By: Emily Ferreira, Vice President Sales and Media Delivery Technology Solutions, Valassis
Published Thursday, Feb 23, 2017
Hang up your cleats and put the glove away. It’s time to focus on the real world, real work -- your professional career. But what if organizations in the business world took advantage of the “off the field” skills a high-performing athlete can bring to the business game? Athletes often are conditioned for performance from an early age. A huge advantage in businesses! By the time athletes are entering the corporate world they have well over a decade of experience in areas many organizations would consider their “core values.”
Dedication, determination and the thrill of competing to drive results are attributes found in most high- performing athletes. Why is this important? Those same athletes will enter the business world conditioned with a strong work ethic that is highly beneficial to any organization. CEOs would love a team of employees at all levels that push for perfection every day; no different than a coach’s expectations of their team. “Practice does not make perfect. Only perfect practice makes perfect,” said one of the greatest coaches of all time, Vince Lombardi, and I have to agree. While no one can be perfect all the time, striving to deliver your best each and every day should not be reserved solely for the playing field. A team striving to be the best; deliver the best; and sell the best can be the difference between a good organization and a great one.
To win, athletic organizations study their current team with precision. They fine tune their players’ strengths and determine what talent they need to recruit in order to deliver a championship. That approach, in some fashion or another, should take place within any firm large or small. The diversity of thought and experience needed to move an organization forward is no different than staffing a winning sports team. Coaches would never dream of having their star pitcher play short stop, catcher and first base. It’s not just about the expertise needed to play a position. Whether on the field or in the boardroom, it’s about the mindset that goes along with it.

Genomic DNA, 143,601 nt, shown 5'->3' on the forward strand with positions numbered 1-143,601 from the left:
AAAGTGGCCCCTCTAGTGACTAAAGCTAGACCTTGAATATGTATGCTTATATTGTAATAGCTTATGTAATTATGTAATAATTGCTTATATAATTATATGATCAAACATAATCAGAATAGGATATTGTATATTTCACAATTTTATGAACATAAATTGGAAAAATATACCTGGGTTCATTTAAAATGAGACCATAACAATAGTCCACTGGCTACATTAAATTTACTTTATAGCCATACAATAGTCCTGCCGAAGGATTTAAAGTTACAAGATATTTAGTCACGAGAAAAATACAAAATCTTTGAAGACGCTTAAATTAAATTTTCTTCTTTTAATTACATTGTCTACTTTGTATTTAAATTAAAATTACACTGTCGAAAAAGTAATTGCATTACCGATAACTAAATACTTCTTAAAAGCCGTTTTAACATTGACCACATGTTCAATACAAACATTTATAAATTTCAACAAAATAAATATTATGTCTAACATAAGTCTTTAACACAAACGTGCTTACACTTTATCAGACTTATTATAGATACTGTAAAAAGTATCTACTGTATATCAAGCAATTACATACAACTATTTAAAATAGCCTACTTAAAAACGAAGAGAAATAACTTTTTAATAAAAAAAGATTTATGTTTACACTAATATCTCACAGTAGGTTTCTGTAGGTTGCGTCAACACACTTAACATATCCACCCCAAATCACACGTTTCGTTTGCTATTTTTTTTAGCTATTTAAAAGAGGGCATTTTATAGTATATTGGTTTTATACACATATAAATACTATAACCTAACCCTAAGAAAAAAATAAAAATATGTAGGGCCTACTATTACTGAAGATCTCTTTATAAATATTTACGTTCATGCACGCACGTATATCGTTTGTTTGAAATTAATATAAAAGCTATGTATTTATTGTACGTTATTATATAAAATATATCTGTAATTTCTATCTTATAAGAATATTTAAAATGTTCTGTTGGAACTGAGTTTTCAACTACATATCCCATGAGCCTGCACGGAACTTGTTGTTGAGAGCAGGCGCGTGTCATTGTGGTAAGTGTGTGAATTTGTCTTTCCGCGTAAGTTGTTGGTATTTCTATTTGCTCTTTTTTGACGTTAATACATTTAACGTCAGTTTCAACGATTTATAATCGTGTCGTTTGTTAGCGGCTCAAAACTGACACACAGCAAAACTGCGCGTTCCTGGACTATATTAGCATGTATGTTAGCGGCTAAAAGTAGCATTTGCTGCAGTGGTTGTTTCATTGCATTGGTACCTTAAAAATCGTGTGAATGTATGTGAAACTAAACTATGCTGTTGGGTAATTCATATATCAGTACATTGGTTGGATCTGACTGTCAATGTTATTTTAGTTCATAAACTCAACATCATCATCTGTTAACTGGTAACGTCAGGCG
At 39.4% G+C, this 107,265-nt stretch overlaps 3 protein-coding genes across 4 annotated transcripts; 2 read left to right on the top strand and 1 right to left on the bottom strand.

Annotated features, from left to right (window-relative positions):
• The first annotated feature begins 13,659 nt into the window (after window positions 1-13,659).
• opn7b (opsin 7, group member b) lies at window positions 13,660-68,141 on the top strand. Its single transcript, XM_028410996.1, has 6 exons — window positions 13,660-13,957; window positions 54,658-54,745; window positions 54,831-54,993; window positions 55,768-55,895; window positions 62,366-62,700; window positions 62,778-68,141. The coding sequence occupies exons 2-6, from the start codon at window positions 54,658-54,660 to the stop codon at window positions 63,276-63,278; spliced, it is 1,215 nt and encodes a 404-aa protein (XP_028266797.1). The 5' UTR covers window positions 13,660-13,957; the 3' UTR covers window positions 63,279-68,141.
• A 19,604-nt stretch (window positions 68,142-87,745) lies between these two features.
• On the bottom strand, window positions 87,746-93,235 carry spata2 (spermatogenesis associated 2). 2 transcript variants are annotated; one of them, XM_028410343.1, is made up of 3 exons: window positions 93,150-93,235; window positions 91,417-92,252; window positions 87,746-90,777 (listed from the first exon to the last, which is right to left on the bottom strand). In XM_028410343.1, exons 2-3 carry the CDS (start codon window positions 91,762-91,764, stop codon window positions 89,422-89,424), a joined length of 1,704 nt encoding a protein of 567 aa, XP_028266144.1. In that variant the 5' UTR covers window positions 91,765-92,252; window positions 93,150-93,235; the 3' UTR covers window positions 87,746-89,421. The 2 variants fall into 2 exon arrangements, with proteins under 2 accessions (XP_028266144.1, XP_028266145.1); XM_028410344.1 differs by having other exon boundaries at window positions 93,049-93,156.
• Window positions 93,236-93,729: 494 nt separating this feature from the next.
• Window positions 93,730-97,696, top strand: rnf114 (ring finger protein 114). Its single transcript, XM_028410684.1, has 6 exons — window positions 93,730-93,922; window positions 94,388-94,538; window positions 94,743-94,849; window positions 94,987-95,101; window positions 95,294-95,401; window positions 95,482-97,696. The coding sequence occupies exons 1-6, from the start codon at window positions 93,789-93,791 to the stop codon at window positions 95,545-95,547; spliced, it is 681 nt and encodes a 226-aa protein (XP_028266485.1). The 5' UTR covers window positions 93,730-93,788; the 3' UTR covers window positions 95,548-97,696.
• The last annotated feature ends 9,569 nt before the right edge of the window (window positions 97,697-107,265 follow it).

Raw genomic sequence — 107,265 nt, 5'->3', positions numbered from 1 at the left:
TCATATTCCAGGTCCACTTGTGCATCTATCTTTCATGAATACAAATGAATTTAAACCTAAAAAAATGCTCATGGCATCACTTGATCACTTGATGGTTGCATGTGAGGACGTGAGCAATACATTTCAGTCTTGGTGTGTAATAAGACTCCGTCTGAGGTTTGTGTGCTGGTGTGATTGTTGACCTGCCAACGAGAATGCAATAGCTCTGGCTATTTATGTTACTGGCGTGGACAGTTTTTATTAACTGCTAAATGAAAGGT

Self-motivation is a virtue that business leaders would love to see from all employees. Athletes are accustomed to winning and losing. They know how to pick themselves up after a loss and get back in the game or prepare differently for the next game. They have mastered the self-motivation to hone their skills and learn from their mistakes. They fail faster every day to reach the next level of greatness.
Many would argue that an athlete’s performance “slump” may be the worst situation they can be faced with -- even more so than an injury. But a “slump” can occur even with a sound body. So, how do the great ones overcome this obstacle that can feel like a Herculean effort? The answer is: mindset, self-motivation and self-awareness are much more important than conditioning/physical preparation. That tenacious, will-to-win attitude and mindset will not only produce results in the business world for the individual, but more importantly, the ferocity of their determination will be infectious within the organization.
When looking toward the finish line, sparking the athlete in all of us might be the difference between our organization delivering a good performance and a great one.